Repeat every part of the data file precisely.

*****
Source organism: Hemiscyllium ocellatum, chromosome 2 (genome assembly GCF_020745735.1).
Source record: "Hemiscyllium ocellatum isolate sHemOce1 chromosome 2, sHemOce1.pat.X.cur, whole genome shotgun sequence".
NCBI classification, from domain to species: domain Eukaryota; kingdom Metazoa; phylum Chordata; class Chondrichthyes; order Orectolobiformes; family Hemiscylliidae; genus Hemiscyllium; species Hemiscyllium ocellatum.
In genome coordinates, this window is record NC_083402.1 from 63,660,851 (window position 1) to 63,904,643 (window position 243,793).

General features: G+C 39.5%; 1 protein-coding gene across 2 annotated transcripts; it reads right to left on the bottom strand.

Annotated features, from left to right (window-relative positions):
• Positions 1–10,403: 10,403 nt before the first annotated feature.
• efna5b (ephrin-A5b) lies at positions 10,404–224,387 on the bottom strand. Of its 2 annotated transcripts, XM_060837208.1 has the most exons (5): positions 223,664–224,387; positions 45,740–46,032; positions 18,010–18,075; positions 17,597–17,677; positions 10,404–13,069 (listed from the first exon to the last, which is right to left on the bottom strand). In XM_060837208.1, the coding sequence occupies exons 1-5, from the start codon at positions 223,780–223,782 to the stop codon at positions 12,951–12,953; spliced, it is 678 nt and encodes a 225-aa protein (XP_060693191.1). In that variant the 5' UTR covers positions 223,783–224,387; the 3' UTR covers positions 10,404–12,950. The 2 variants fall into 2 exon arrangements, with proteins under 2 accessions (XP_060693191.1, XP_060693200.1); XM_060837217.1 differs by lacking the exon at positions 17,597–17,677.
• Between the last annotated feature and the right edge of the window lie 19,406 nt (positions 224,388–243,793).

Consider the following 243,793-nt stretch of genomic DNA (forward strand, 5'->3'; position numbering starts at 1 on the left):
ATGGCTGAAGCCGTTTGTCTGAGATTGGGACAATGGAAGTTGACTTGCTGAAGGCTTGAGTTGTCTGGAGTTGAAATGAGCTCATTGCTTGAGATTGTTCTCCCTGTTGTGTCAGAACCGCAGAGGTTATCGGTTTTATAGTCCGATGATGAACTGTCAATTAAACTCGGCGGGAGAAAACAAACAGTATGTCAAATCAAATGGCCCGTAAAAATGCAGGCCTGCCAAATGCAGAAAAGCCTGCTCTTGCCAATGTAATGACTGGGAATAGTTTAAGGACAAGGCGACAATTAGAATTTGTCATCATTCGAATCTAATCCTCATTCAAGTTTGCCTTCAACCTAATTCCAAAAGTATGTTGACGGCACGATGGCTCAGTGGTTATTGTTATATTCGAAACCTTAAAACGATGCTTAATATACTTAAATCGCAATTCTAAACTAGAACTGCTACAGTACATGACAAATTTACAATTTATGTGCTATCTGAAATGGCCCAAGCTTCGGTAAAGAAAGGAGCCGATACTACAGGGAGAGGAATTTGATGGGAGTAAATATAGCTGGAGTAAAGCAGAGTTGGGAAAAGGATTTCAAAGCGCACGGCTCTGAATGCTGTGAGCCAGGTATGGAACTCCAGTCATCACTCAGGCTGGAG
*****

Source organism: Hemiscyllium ocellatum, chromosome 2 (genome assembly GCF_020745735.1).
Source record: "Hemiscyllium ocellatum isolate sHemOce1 chromosome 2, sHemOce1.pat.X.cur, whole genome shotgun sequence".
NCBI classification, from domain to species: domain Eukaryota; kingdom Metazoa; phylum Chordata; class Chondrichthyes; order Orectolobiformes; family Hemiscylliidae; genus Hemiscyllium; species Hemiscyllium ocellatum.
In genome coordinates, this window is record NC_083402.1 from 63,660,851 (window position 1) to 63,904,643 (window position 243,793).

General features: G+C 39.5%; 1 protein-coding gene across 2 annotated transcripts; it reads right to left on the bottom strand.

Annotated features, from left to right (window-relative positions):
• Positions 1–10,403: 10,403 nt before the first annotated feature.
• efna5b (ephrin-A5b) lies at positions 10,404–224,387 on the bottom strand. Of its 2 annotated transcripts, XM_060837208.1 has the most exons (5): positions 223,664–224,387; positions 45,740–46,032; positions 18,010–18,075; positions 17,597–17,677; positions 10,404–13,069 (listed from the first exon to the last, which is right to left on the bottom strand). In XM_060837208.1, the coding sequence occupies exons 1-5, from the start codon at positions 223,780–223,782 to the stop codon at positions 12,951–12,953; spliced, it is 678 nt and encodes a 225-aa protein (XP_060693191.1). In that variant the 5' UTR covers positions 223,783–224,387; the 3' UTR covers positions 10,404–12,950. The 2 variants fall into 2 exon arrangements, with proteins under 2 accessions (XP_060693191.1, XP_060693200.1); XM_060837217.1 differs by lacking the exon at positions 17,597–17,677.
• Between the last annotated feature and the right edge of the window lie 19,406 nt (positions 224,388–243,793).

Consider the following 243,793-nt stretch of genomic DNA (forward strand, 5'->3'; position numbering starts at 1 on the left):
ATGGCTGAAGCCGTTTGTCTGAGATTGGGACAATGGAAGTTGACTTGCTGAAGGCTTGAGTTGTCTGGAGTTGAAATGAGCTCATTGCTTGAGATTGTTCTCCCTGTTGTGTCAGAACCGCAGAGGTTATCGGTTTTATAGTCCGATGATGAACTGTCAATTAAACTCGGCGGGAGAAAACAAACAGTATGTCAAATCAAATGGCCCGTAAAAATGCAGGCCTGCCAAATGCAGAAAAGCCTGCTCTTGCCAATGTAATGACTGGGAATAGTTTAAGGACAAGGCGACAATTAGAATTTGTCATCATTCGAATCTAATCCTCATTCAAGTTTGCCTTCAACCTAATTCCAAAAGTATGTTGACGGCACGATGGCTCAGTGGTTATTGTTATATTCGAAACCTTAAAACGATGCTTAATATACTTAAATCGCAATTCTAAACTAGAACTGCTACAGTACATGACAAATTTACAATTTATGTGCTATCTGAAATGGCCCAAGCTTCGGTAAAGAAAGGAGCCGATACTACAGGGAGAGGAATTTGATGGGAGTAAATATAGCTGGAGTAAAGCAGAGTTGGGAAAAGGATTTCAAAGCGCACGGCTCTGAATGCTGTGAGCCAGGTATGGAACTCCAGTCATCACTCAGGCTGGAG